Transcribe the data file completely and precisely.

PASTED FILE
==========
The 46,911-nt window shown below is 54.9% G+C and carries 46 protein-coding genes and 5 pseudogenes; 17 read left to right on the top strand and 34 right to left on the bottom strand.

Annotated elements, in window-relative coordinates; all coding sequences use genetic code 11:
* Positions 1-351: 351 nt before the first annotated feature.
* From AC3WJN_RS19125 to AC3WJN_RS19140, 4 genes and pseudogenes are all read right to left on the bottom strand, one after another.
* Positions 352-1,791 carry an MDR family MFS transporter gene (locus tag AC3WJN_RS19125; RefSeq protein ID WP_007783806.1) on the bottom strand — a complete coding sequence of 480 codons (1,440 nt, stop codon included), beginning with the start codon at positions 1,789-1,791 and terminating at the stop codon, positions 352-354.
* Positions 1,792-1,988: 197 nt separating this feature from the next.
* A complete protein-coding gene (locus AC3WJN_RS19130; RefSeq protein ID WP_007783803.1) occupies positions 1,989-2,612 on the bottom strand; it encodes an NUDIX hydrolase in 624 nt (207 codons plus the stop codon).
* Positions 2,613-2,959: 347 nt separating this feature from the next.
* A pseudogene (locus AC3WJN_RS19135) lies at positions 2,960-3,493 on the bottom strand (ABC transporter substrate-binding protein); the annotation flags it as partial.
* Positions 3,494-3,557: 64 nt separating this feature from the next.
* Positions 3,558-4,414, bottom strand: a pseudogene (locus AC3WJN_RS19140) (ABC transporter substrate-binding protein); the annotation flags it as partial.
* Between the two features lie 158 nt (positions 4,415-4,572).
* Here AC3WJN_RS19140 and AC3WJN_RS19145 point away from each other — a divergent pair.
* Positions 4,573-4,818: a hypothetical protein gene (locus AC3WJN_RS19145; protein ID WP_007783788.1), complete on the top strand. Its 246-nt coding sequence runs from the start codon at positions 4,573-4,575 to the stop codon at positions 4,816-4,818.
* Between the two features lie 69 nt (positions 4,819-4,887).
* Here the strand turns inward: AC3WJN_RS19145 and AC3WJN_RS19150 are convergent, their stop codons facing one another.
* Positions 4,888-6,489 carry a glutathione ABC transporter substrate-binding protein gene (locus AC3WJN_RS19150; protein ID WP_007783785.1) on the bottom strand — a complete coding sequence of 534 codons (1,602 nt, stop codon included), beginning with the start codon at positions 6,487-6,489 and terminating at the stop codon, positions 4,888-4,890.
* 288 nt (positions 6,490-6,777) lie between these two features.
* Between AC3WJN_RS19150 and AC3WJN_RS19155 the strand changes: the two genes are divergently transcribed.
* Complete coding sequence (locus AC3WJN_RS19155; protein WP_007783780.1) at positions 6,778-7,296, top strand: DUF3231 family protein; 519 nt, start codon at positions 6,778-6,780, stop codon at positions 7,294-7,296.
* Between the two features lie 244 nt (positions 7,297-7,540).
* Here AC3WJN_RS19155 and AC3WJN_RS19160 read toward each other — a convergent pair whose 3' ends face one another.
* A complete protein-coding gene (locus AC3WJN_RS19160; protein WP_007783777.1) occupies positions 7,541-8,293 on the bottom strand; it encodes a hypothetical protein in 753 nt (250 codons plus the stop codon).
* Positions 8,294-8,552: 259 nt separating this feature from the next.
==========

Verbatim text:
The 46,911-nt window shown below is 54.9% G+C and carries 46 protein-coding genes and 5 pseudogenes; 17 read left to right on the top strand and 34 right to left on the bottom strand.

Annotated elements, in window-relative coordinates; all coding sequences use genetic code 11:
* Positions 1-351: 351 nt before the first annotated feature.
* From AC3WJN_RS19125 to AC3WJN_RS19140, 4 genes and pseudogenes are all read right to left on the bottom strand, one after another.
* Positions 352-1,791 carry an MDR family MFS transporter gene (locus tag AC3WJN_RS19125; RefSeq protein ID WP_007783806.1) on the bottom strand — a complete coding sequence of 480 codons (1,440 nt, stop codon included), beginning with the start codon at positions 1,789-1,791 and terminating at the stop codon, positions 352-354.
* Positions 1,792-1,988: 197 nt separating this feature from the next.
* A complete protein-coding gene (locus AC3WJN_RS19130; RefSeq protein ID WP_007783803.1) occupies positions 1,989-2,612 on the bottom strand; it encodes an NUDIX hydrolase in 624 nt (207 codons plus the stop codon).
* Positions 2,613-2,959: 347 nt separating this feature from the next.
* A pseudogene (locus AC3WJN_RS19135) lies at positions 2,960-3,493 on the bottom strand (ABC transporter substrate-binding protein); the annotation flags it as partial.
* Positions 3,494-3,557: 64 nt separating this feature from the next.
* Positions 3,558-4,414, bottom strand: a pseudogene (locus AC3WJN_RS19140) (ABC transporter substrate-binding protein); the annotation flags it as partial.
* Between the two features lie 158 nt (positions 4,415-4,572).
* Here AC3WJN_RS19140 and AC3WJN_RS19145 point away from each other — a divergent pair.
* Positions 4,573-4,818: a hypothetical protein gene (locus AC3WJN_RS19145; protein ID WP_007783788.1), complete on the top strand. Its 246-nt coding sequence runs from the start codon at positions 4,573-4,575 to the stop codon at positions 4,816-4,818.
* Between the two features lie 69 nt (positions 4,819-4,887).
* Here the strand turns inward: AC3WJN_RS19145 and AC3WJN_RS19150 are convergent, their stop codons facing one another.
* Positions 4,888-6,489 carry a glutathione ABC transporter substrate-binding protein gene (locus AC3WJN_RS19150; protein ID WP_007783785.1) on the bottom strand — a complete coding sequence of 534 codons (1,602 nt, stop codon included), beginning with the start codon at positions 6,487-6,489 and terminating at the stop codon, positions 4,888-4,890.
* 288 nt (positions 6,490-6,777) lie between these two features.
* Between AC3WJN_RS19150 and AC3WJN_RS19155 the strand changes: the two genes are divergently transcribed.
* Complete coding sequence (locus AC3WJN_RS19155; protein WP_007783780.1) at positions 6,778-7,296, top strand: DUF3231 family protein; 519 nt, start codon at positions 6,778-6,780, stop codon at positions 7,294-7,296.
* Between the two features lie 244 nt (positions 7,297-7,540).
* Here AC3WJN_RS19155 and AC3WJN_RS19160 read toward each other — a convergent pair whose 3' ends face one another.
* A complete protein-coding gene (locus AC3WJN_RS19160; protein WP_007783777.1) occupies positions 7,541-8,293 on the bottom strand; it encodes a hypothetical protein in 753 nt (250 codons plus the stop codon).
* Positions 8,294-8,552: 259 nt separating this feature from the next.